Table 2 shows the presence of interim analyses and/or of a DSMC [see additional file 4]. 106 (70.7%) protocols planned some form of monitoring, for example on safety, protocol compliance or recruitment rate. When focusing on formal efficacy analysis, this number decreases to 86 (66.2%), because in 20 cases the only checks concerned matters such as safety, feasibility and recruitment rate. The establishment of a DSMC was reported in 98 (65.3%) cases: 84 (56.0%) with a planned interim analysis and 14 (14.7%) in which an interim analysis was not planned. Overall neither form of monitoring took place in 30 out of 150 protocols (20.0%). The median number of interim analyses was 2, ranging from 1 to 9. Among the 86 protocols with an efficacy analysis, 34 (39.5%) planned only 1 interim analysis, 32 (37.2%) 2 interim analysis, 10 (11.6%) 3 interim analysis; and 10 (11.6%) more than 3 analyses,

Table 3 shows the main characteristics of the interim efficacy analyses [see additional file 5]. Of note, among the 86 protocols with an efficacy analysis, in 2 cases the endpoint was not reported, while in 6 (7.0%) it was related to activity, and therefore different from that of the final analysis.

The timing of interim analyses for efficacy was planned according to the proportion of observed events (for example for 2 analyses, the first when 33% of the planned total number of events had been observed and the second at 66%) in 54 (62.8%) protocols, according to the proportion of patients (for example again for 2 analyses after the enrolment of 33% and 66% of the planned total number of patients) in 22 (25.6%) protocols and based on calendar time (for example yearly after the first two years of recruitment) in the remaining 10 (11.6%) cases.

The most frequent type of statistical approach for the analysis was the frequentist method, using the O'Brien and Fleming boundaries: alone in 45 out of 86 (52.3%) studies or together with conditional power in 6 (7.0%). Conditional power alone was used in 6 studies, while a Bayesian approach was used in only one study. In 5 protocols the statistical monitoring method, and therefore the stopping rules, was not specified.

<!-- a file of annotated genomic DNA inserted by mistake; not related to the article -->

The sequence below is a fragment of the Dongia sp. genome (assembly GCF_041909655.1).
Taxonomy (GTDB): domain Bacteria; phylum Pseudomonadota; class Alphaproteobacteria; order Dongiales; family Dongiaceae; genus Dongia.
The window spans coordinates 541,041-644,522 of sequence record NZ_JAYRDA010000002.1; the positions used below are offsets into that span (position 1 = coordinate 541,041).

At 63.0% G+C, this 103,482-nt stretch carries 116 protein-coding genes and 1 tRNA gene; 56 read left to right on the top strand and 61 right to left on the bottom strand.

Criteria for stopping were reported in 77 (89.5%) of the protocols, mostly represented by the achievement of a significant difference between arms (52, 60.5%). It is of note that in 2 studies, no mention was made of either the statistical approach or the stopping rules to be adopted.

In 24 (24.5%) out of 98 protocols, the only commitment of DSMC was safety. Efficacy was considered in 68 protocols (69.4%). In one study it was the only task of DSMC, while in the remaining 67 the DSMC was in charge of monitoring both safety and efficacy. The composition and frequency of DSMC meetings are reported only in 34 (34.7%) and 40 (40.8%) protocols, respectively. The DSMC was stated to be independent in 80 (81.6%) of the protocols. The committee usually consisted of 3 or 4 members, always including a statistician, In 8 cases sponsor representatives could participate as non voting-member. The frequency of the meetings was generally twice a year.

Table 4 shows the results of univariate and multivariate logistic models, assessing the association among selected characteristics of the study protocols and the presence of both interim analysis and DSMC [see additional file 6]. In both models, the only variable associated with the presence of an interim analysis was the international organization of the study, accounting for an odds ratio of 3.72 (95% CI 1.70–8.13) and of 4.75 (95% CI 1.38–16.4), respectively. The most important factors associated with the presence of DSMC are a commercial sponsor (OR 4.37, 95% CI 1.38–13.9) and international collaboration (OR 10.9, 95% CI 3.06–38.6).

Discussion

This project was aimed at assessing the prevalence of interim analyses and DSMC in randomised clinical trials in cancer, using as source the database including all phase II-III trials submitted to Italian ECs from January 2000 to May 2005. The Italian registry of clinical trials gave an unique opportunity to obtain this information and allowed a critical appraisal of the statistical designs utilized in current cancer clinical trials in Italy.

The reason for choosing a protocol registry rather than literature data, stems from the observation that in published papers the quality of details relative to the description of statistical methods is often scarce, and it is possible that, despite the accuracy of such a search strategy, the information regarding the approaches adopted for monitoring clinical trials is not completely or accurately captured. Moreover, even when reported, statistical analysis of cancer published trials usually concerns protocols designed years before the study publication and, as a consequence, data derived from even the most recent published literature may not be completely appropriate to represent the currents trend of interim analysis and DSMC use. Finally, since Italian registry includes several international protocols, it may also be considered an important source of information generalizable also to ongoing researches in European countries.